As they often say, “It’s hard to argue with success.” Having said that, sometimes we forget how much effort, sweat, skin and sheer frustration goes into making something work really well.
Into that category of “angling anguish” I put the new(ish) spider rig setups for crappie fishing.
They can really produce the fish, but you best know what you’re doing or you’re likely to end up being hog-tied in fishing line and double-rigged hooks.
Intro to creepy spider rigs
The first time I saw a fully decked-out spider rig was last spring up at Lake Washington near the hamlet of Chatham — one of the top crappie fishing lakes in all of America.
I was invited to fish aboard the specialized spider-rigged crappie boat operated by Arkansas guide Jerry Gross. I think Lake Washington is his second home.
“Lake Washington is one of my favorite crappie lakes, and I fish a lot of them,” Gross said. “Being on the crappie-fishing tournament circuit, I get to travel and fish all over the South trying to lip hang them white perch.
“Part of my fishing work besides guiding people who want to catch crappie is promoting my own brand of crappie jigs — with my own company Meatgetter Jigs — that my wife and I make in our spare time.”
Jerry’s line of jigs is extensive and can be found at fishing tackle outlets all over the state, especially Roy’s Store on the banks of Lake Washington.
Spider rig set-ups
“Like most crappie anglers, I like to work the flooded timber with one or two long poles out just like most people,” the guide said. “Lake Washington has some of the best flooded timber fishing holes around, and if you hit the water temp and clarity just right you can fill an ice cooler with slabs most any day.”
I agree: Timber fishing for crappie is just plain ole fun working a stump, log, or the trunk of a big cypress tree in 6 to 10 feet of water with a colored jig, minnows or both.
Lake Washington has several ideal areas for this type of crappie fishing.
“However, if you really want some crappie-fishing production, then go to a spider rig,” Jerry said. “The basic setup is mounting four to eight special post rod holders in the front of the boat to fan out all the fishing rods like the legs of a spider. You can use 12- to 16-foot poles, or longer if you want a real challenge.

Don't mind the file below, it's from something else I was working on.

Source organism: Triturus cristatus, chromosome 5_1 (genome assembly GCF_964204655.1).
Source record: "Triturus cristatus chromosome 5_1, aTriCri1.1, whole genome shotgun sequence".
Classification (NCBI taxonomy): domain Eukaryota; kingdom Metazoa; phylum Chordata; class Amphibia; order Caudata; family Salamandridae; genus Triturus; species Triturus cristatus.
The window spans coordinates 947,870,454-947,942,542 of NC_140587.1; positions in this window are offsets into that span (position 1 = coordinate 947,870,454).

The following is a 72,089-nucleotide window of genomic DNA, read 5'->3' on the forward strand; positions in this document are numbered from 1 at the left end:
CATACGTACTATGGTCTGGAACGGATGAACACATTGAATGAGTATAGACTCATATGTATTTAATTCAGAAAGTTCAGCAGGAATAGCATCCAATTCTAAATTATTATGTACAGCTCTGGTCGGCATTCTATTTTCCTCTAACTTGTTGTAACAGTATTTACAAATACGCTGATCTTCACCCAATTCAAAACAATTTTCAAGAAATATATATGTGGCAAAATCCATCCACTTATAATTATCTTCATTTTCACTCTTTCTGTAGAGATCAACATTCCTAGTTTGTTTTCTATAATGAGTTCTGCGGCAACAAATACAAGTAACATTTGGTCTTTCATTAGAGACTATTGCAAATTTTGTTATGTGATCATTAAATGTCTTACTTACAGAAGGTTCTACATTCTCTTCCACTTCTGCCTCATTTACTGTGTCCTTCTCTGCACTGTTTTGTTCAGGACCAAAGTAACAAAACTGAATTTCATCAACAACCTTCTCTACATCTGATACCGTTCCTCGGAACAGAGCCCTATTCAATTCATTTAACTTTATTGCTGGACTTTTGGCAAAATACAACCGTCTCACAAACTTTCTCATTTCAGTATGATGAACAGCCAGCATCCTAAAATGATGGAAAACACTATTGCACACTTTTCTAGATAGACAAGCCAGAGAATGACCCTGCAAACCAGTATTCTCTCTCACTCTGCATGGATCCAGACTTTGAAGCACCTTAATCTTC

“Each rod holder supports one pole, so you have to spread them out pretty wide to keep multiple rods separated as far apart as your setup will allow. These special pedestals and rod holders that are more or less permanently bolted to the boat’s forward deck can be moved around 360 degrees at the base, and the holder heads are also highly adjustable, as well. I will admit tending to this many rods at a time during some hot crappie catching action can be quite a challenge for one fisherman alone up front in the boat.
“It really helps to have another person in the boat to help put fresh bait on a hook or in some cases to help unsnarl lines that can easily get crossed or mixed up. I have double-hook rigs on each line. I also usually double up the bait I offer to white perch by putting both a colored jig and a minnow at each position.
“With eight rods out, that means I am giving the fish 16 different options for biting my baits.”
Working a spider rig
“Once I get all the rods rigged up with jigs and minnows, one by one I start putting them in the rod holders, setting them out and adjusting their positions out over the water,” Jerry explained. “I tilt the rods at just the right spots, usually about a foot above the surface of the water. This seems to work best, but depending on the wind and waves you may have to constantly adjust the rod tip height over the water.
“The rod holders can work themselves loose, too, so you have to reach down to tighten them up sometimes. Also the pedestals do the same. There can be modes of constant adjustment to the whole spider rig setup. You really have to stay on top of the whole thing — and trust me this can get tiring.”
But all the work is worth it.
“Then the crappie catching starts,” Jerry said. “This is really where the action heats up if you have multiple rod tips bouncing from fish bites all at the same time.
“You just have to work one rod at a time, unhooking the catches, baiting up and going to the next rod. If the action is really good, it doesn’t take long to get a cooler of fish. That’s the best part.”
Spider rigs are definitely a unique approach to crappie fishing. The whole setup is not cheap, either, but in terms of producing maximum numbers of fish, the spider rig is the way to go.